TORONTO, Feb. 27 /PRNewswire/ -- The following was written by W. Gifford-Jones M.D., a medical journalist.
How do the French differ from North Americans? They eat fat-rich, calorie-packed baked goodies which are not heart healthy. Yet they're less likely to die from cardiovascular disease than North Americans. It's called "The French Paradox", believed to be linked to resveratrol, a substance found in red wine. Now, a study shows that a red wine pill provides more health benefits than drinking hundreds of glasses of the sweet nectar of the gods.
Dr. David Sinclair, at The
Middle-aged mice were fed a diet in which 60 percent of calories came from fat. They developed signs of diabetes and died much sooner than mice fed on a regular diet.
Another group of middle aged mice were fed the same diet along with resveratrol. This prevented the onset of diabetes and even though obese, they lived as long as those fed a regular diet. It showed mice could be gluttons at mealtime without paying the price later on.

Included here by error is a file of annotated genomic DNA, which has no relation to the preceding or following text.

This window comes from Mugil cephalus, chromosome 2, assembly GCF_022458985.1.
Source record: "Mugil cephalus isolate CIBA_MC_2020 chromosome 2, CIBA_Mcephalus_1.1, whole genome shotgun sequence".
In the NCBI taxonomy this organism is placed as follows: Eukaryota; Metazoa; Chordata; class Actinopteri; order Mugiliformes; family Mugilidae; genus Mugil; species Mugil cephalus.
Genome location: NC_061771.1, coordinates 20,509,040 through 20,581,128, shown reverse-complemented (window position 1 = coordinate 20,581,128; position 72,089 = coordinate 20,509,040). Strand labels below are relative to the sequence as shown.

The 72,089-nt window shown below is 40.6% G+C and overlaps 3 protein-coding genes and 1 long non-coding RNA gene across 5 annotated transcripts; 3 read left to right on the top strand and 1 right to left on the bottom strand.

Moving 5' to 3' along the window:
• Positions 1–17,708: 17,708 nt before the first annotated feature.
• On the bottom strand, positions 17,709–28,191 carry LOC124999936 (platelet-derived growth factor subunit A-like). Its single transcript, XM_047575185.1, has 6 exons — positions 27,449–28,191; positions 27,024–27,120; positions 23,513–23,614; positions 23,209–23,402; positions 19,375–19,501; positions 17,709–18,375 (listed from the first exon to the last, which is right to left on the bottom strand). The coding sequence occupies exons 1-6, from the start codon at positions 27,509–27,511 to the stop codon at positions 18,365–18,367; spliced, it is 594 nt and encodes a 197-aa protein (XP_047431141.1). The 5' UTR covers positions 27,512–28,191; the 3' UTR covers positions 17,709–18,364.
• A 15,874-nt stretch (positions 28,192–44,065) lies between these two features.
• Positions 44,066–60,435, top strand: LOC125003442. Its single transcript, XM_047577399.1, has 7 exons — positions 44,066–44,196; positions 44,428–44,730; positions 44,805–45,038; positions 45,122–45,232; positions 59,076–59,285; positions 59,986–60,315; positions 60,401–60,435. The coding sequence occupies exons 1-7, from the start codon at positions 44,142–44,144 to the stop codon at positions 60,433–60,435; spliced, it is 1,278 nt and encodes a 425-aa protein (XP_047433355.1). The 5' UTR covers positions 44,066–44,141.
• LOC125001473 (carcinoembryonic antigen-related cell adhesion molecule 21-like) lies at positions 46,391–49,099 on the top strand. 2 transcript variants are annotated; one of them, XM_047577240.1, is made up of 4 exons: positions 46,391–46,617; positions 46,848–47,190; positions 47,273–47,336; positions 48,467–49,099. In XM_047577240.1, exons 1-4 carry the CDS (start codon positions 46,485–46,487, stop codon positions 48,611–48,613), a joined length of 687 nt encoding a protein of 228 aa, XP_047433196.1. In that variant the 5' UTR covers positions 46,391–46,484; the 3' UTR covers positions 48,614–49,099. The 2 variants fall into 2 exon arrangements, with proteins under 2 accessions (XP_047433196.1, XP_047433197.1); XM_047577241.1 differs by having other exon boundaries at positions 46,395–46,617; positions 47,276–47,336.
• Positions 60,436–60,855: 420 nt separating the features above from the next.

Dr. Johan Auwerx, at the Institute of Molecular Biolgy in Illkirch, France showed that an ordinary mouse could run one kilometer on a treadmill. But mice given resveratrol ran twice as far and had a slower heart rate, similar to trained athletes. As Dr. Auwerx remarked, "Resveratrol makes you look like a trained athlete without the training."
Auwerx believes resveratrol generates energy in the body's cells thereby burning more fat and avoiding weight gain. Examination of muscle fibers of the mice revealed they had been remodeled by resveratrol into a type prevalent in trained human athletes.
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